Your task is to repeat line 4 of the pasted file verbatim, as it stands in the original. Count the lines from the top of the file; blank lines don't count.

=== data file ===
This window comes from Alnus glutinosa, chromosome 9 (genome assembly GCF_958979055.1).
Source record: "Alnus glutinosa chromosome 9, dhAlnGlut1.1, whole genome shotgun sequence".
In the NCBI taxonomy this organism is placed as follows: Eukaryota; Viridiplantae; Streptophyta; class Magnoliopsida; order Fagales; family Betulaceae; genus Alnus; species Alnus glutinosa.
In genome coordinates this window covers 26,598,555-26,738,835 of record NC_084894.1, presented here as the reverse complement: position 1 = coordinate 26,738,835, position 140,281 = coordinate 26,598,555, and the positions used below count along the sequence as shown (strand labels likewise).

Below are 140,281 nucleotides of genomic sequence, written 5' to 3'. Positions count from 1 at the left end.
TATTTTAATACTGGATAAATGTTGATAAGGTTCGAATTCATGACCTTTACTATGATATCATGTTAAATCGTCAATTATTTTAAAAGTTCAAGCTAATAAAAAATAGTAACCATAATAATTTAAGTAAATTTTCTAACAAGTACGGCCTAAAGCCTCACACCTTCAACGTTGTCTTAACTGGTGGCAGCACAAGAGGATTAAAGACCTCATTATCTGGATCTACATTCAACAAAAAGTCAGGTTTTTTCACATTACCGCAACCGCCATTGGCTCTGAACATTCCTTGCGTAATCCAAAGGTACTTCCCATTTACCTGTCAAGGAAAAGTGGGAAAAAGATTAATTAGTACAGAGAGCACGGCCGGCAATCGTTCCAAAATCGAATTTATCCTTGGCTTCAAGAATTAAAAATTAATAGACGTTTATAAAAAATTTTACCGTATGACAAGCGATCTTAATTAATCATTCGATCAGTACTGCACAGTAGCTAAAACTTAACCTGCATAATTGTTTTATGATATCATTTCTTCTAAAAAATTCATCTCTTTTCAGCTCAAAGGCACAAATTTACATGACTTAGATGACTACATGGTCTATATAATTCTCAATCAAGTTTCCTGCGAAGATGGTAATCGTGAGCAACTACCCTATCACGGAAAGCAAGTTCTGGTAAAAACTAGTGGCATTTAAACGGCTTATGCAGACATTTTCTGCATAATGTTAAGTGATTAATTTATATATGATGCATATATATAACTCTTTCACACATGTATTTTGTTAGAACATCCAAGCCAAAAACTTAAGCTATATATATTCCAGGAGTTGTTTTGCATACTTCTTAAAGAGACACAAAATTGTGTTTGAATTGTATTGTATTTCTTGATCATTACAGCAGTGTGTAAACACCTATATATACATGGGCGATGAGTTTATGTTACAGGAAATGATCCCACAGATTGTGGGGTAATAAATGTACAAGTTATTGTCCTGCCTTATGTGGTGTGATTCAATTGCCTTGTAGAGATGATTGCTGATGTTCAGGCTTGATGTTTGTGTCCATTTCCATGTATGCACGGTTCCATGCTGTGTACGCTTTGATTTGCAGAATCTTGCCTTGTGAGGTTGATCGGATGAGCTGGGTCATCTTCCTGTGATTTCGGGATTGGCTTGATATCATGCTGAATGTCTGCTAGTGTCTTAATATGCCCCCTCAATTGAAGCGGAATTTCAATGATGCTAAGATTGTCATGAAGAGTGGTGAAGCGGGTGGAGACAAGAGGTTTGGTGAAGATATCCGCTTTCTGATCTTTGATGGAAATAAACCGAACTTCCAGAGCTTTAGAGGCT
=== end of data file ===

In genome coordinates this window covers 26,598,555-26,738,835 of record NC_084894.1, presented here as the reverse complement: position 1 = coordinate 26,738,835, position 140,281 = coordinate 26,598,555, and the positions used below count along the sequence as shown (strand labels likewise).